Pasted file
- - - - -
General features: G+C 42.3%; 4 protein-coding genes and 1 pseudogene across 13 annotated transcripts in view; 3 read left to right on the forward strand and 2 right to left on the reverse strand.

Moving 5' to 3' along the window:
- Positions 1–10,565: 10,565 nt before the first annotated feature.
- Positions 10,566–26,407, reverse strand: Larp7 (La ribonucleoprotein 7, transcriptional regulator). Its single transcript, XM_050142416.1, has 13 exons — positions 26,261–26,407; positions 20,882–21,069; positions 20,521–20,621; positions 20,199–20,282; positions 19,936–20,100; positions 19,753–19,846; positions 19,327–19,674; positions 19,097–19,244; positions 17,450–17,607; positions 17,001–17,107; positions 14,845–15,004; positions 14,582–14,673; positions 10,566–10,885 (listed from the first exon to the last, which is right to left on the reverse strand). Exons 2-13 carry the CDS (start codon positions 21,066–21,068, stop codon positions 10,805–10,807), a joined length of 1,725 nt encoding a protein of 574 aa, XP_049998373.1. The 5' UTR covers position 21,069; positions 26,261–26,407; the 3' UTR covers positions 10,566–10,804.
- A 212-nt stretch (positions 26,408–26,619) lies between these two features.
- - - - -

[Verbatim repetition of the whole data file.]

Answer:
General features: G+C 42.3%; 4 protein-coding genes and 1 pseudogene across 13 annotated transcripts in view; 3 read left to right on the forward strand and 2 right to left on the reverse strand.

Moving 5' to 3' along the window:
- Positions 1–10,565: 10,565 nt before the first annotated feature.
- Positions 10,566–26,407, reverse strand: Larp7 (La ribonucleoprotein 7, transcriptional regulator). Its single transcript, XM_050142416.1, has 13 exons — positions 26,261–26,407; positions 20,882–21,069; positions 20,521–20,621; positions 20,199–20,282; positions 19,936–20,100; positions 19,753–19,846; positions 19,327–19,674; positions 19,097–19,244; positions 17,450–17,607; positions 17,001–17,107; positions 14,845–15,004; positions 14,582–14,673; positions 10,566–10,885 (listed from the first exon to the last, which is right to left on the reverse strand). Exons 2-13 carry the CDS (start codon positions 21,066–21,068, stop codon positions 10,805–10,807), a joined length of 1,725 nt encoding a protein of 574 aa, XP_049998373.1. The 5' UTR covers position 21,069; positions 26,261–26,407; the 3' UTR covers positions 10,566–10,804.
- A 212-nt stretch (positions 26,408–26,619) lies between these two features.